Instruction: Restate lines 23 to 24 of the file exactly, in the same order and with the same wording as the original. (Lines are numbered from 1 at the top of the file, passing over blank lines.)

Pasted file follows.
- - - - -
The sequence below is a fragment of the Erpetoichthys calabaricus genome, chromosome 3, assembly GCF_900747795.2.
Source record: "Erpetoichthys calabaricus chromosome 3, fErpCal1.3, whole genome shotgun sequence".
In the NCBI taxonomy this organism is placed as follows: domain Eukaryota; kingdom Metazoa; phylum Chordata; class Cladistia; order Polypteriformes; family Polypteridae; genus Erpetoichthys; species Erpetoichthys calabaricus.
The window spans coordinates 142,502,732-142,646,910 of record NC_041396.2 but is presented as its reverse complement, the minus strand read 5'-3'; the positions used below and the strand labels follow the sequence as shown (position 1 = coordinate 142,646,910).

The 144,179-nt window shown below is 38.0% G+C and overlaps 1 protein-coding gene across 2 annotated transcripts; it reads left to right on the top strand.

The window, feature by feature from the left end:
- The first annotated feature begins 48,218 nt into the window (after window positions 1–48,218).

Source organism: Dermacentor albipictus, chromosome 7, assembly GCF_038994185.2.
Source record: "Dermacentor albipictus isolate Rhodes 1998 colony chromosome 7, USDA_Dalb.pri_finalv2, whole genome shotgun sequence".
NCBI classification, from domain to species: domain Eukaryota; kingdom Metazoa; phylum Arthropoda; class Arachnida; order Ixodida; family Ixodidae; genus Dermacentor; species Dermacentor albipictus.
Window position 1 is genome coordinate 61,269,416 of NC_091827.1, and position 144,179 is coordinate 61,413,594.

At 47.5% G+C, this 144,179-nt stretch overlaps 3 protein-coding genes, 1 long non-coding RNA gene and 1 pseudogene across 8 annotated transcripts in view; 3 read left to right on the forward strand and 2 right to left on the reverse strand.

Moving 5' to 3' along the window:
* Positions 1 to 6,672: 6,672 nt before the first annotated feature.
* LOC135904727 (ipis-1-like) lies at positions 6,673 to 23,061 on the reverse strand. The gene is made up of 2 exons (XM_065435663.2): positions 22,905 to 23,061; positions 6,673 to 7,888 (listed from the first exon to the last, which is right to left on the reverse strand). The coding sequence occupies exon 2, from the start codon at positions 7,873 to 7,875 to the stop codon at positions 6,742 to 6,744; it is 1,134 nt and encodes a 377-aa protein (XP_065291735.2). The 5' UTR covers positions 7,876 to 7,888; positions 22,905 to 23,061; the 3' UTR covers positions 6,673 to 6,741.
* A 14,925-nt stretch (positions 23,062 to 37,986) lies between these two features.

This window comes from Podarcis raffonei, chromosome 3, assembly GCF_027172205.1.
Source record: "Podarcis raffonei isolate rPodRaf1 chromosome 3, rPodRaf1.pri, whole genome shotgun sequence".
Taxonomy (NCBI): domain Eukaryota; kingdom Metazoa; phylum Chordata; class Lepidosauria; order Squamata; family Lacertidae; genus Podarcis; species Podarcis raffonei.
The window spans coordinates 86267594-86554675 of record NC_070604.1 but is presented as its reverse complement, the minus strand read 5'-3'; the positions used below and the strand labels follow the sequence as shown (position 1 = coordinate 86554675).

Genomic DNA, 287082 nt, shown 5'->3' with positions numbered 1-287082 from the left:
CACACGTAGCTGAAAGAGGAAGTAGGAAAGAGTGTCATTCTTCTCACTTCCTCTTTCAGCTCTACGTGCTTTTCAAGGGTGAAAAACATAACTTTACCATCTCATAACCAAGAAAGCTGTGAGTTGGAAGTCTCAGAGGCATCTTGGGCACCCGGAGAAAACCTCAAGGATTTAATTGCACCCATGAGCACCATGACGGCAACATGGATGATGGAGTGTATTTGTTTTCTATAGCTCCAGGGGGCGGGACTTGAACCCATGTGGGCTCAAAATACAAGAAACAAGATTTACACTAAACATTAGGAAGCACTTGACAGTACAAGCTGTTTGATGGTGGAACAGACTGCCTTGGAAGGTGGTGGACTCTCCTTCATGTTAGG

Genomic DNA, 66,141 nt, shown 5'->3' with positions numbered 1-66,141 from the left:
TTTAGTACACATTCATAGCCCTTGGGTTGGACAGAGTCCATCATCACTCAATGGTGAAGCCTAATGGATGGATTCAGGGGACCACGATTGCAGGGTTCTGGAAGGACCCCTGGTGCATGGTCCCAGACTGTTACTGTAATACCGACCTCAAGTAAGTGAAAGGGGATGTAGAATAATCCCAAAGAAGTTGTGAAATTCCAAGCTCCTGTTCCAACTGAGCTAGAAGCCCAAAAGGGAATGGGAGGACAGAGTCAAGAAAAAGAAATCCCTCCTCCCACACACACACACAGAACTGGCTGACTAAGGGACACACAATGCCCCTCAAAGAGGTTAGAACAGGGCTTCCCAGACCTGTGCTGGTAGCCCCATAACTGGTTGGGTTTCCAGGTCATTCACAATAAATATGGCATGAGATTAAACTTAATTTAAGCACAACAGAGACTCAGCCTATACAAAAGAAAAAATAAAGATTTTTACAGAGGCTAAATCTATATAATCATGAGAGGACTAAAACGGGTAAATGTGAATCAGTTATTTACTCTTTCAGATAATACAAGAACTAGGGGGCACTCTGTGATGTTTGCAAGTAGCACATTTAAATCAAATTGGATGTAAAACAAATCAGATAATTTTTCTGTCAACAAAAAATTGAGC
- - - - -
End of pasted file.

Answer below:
Genomic DNA, 66,141 nt, shown 5'->3' with positions numbered 1-66,141 from the left:
TTTAGTACACATTCATAGCCCTTGGGTTGGACAGAGTCCATCATCACTCAATGGTGAAGCCTAATGGATGGATTCAGGGGACCACGATTGCAGGGTTCTGGAAGGACCCCTGGTGCATGGTCCCAGACTGTTACTGTAATACCGACCTCAAGTAAGTGAAAGGGGATGTAGAATAATCCCAAAGAAGTTGTGAAATTCCAAGCTCCTGTTCCAACTGAGCTAGAAGCCCAAAAGGGAATGGGAGGACAGAGTCAAGAAAAAGAAATCCCTCCTCCCACACACACACACAGAACTGGCTGACTAAGGGACACACAATGCCCCTCAAAGAGGTTAGAACAGGGCTTCCCAGACCTGTGCTGGTAGCCCCATAACTGGTTGGGTTTCCAGGTCATTCACAATAAATATGGCATGAGATTAAACTTAATTTAAGCACAACAGAGACTCAGCCTATACAAAAGAAAAAATAAAGATTTTTACAGAGGCTAAATCTATATAATCATGAGAGGACTAAAACGGGTAAATGTGAATCAGTTATTTACTCTTTCAGATAATACAAGAACTAGGGGGCACTCTGTGATGTTTGCAAGTAGCACATTTAAATCAAATTGGATGTAAAACAAATCAGATAATTTTTCTGTCAACAAAAAATTGAGC